London Gatwick airport reopens after drone chaos | Fin24
  • Ferial Haffajee

    Why Minister of Public Enterprises Pravin Gordhan’s patriotism call to fly SAA flopped.

  • Solly Moeng

    State capture is meant to be over, but we aren't free if its beneficiaries go unpunished.

  • South African Airways

    A business rescue practitioner has been appointed to try and save the struggling flag carrier.


London Gatwick airport reopens after drone chaos

Dec 21 2018 18:12

London's Gatwick Airport reopened on Friday after mysterious drone sightings caused chaos that left tens of thousands of passengers stranded over the past three days.

Police are still hunting for the drone operator or operators, while military resources have been deployed to safeguard Britain's second-busiest airport.

A Gatwick spokesman said that 91 of Friday's 412 scheduled arrivals had been cancelled, while 64 of 371 scheduled departures had also been scrapped.

Passengers, many trying to get home for Christmas or to start their holidays, were advised to check the status of their flights before travelling to the airport.

Gatwick's chief operating officer Chris Woodroofe told BBC radio that police were yet to find the operator of the drones and the airport was only able to reopen its sole runway due to the "additional mitigating measures" provided by government agencies and the military.

The army was called in on Thursday to offer support, with the defence ministry deploying what was described only as specialist equipment.

Transport Secretary Chris Grayling told the BBC that "military capabilities" were being deployed".

"There are a range of measures which are there today which should give passengers confidence that they are safe to fly," he said.

Government officials held an emergency meeting on Friday to discuss the situation.

Cat and mouse chase

There have been more than 50 sightings of the device or devices since 21:00 GMT on Wednesday and shooting down the drone is now an option, Jason Tingley of Sussex Police told reporters.

"We will do what we can to take that drone out of the sky and remove that disruption so we can get Gatwick back to normal," he said.

Justin Burtenshaw, head of armed policing for Sussex and Surrey said on Thursday: "Each time we believe we get close to the operator, the drone disappears. When we look to reopen the airfield the drone reappears".

Sussex Police Assistant Chief Constable Steve Barry said officers were working on the theory there was more than one drone, although the last sighting was at around 22:00 GMT on Thursday.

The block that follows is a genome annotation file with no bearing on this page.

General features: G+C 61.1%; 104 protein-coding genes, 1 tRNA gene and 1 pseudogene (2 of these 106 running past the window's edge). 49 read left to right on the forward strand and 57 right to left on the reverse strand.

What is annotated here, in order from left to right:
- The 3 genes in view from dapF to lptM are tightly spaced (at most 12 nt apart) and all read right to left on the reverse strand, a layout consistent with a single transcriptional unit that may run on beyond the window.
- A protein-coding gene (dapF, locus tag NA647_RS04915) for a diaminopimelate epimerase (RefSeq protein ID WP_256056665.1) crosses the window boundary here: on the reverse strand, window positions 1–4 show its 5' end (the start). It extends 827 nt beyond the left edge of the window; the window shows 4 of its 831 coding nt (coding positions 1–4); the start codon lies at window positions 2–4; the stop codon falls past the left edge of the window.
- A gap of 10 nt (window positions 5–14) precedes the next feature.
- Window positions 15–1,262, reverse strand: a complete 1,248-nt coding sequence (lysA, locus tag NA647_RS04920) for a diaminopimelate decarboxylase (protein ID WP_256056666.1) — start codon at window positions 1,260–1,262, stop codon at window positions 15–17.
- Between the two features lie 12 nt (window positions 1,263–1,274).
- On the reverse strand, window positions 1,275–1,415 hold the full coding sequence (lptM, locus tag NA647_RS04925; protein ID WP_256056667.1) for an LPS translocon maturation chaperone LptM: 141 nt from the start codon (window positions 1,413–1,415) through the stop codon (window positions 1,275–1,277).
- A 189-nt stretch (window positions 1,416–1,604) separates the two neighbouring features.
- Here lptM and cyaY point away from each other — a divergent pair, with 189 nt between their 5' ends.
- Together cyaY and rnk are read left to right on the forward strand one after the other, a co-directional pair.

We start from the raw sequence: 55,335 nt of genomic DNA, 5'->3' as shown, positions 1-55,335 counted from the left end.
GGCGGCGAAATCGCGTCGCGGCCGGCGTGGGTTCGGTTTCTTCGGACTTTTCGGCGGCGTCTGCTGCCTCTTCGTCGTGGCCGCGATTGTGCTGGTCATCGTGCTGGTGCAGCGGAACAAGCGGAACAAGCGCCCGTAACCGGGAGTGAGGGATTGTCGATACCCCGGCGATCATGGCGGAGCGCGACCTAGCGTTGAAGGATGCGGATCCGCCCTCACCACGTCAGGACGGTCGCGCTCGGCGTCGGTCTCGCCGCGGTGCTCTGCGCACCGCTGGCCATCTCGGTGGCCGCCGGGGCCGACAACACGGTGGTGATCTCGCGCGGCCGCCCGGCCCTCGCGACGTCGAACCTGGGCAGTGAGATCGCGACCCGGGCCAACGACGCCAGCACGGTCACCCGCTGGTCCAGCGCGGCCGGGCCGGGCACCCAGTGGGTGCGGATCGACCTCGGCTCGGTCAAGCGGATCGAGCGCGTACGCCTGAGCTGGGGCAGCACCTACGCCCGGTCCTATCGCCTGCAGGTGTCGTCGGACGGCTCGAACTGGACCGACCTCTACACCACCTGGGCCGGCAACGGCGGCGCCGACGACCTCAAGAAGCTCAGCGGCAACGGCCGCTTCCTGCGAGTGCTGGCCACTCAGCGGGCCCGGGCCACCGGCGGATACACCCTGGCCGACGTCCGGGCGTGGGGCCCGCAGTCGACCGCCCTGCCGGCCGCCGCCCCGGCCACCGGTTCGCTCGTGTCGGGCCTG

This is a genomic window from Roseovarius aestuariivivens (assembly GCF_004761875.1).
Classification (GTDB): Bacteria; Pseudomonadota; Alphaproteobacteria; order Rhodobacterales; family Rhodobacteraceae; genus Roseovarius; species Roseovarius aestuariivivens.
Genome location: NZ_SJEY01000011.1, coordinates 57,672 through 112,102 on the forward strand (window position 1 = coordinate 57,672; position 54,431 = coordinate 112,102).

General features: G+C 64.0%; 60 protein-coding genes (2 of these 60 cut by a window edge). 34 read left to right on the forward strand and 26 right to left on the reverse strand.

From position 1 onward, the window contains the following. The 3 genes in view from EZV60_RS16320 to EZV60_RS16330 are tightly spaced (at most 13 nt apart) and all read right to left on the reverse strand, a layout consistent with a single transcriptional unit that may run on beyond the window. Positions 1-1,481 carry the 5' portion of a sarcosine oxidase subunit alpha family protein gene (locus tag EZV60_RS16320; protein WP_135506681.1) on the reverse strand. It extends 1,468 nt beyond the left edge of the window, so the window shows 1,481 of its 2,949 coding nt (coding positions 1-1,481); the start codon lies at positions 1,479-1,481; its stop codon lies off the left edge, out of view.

Driving to Portugal instead

Some 10 000 passengers were affected on Wednesday night, and a further 110 000 who had been due to either take off or land at the airport on 760 flights Thursday.

Fons Braden, a Portuguese man working and studying in London, saw his flight scrapped on Friday.

"They said the flight was delayed at first. We still stand in the queue, no other information. And then half an hour before our flight was supposed to depart, they said, well, the flight is cancelled," he told AFP.

"I just work around the corner in cars so I am just considering calling my boss and say: can I lend a car? I am going to drive to Portugal."

Mike, from London, had his flight cancelled on Friday and will miss his connection to Ghana.

"We're in limbo. We don't actually know when we'll be flying out at all because we haven't been promised a rescheduled flight, we haven't been promised any further information, any compensation. Nothing at all."

Darcis, 32, who was supposed to arrive from Milan on Thursday and had to sleep at the airport, said: "I cannot understand why such a small thing can cause an international airport like Gatwick (to close). They should be ready for these things. I really don't understand what we can do."

'Drone wolf'

The drama dominated Britain's newspapers on Friday.

Top-selling tabloid The Sun splashed "The Drone Wolf" across its front-page, speculating that the culprit was an eco-activist.

The Daily Telegraph broadsheet also reported that authorities suspected an environmental protest, according to civil service sources.

Gatwick, around 50km south of the British capital, is the eighth-busiest airport in Europe and sits behind Mumbai as the world's busiest single runway air hub.

Inbound flights were diverted to other airports, including Paris, while passengers waiting to take off faced gruelling delays.

Under a new British law, drones cannot be flown near aircraft or within a kilometre of an airport, or at an altitude of over 122 metres.

Violators face up to five years in prison for endangering an aircraft.

uk  |  gatwick  |  travel and leisure  |  aviation  |  drones


Company Snapshot

Voting Booth

What do you think about private healthcare in SA?

Previous results · Suggest a vote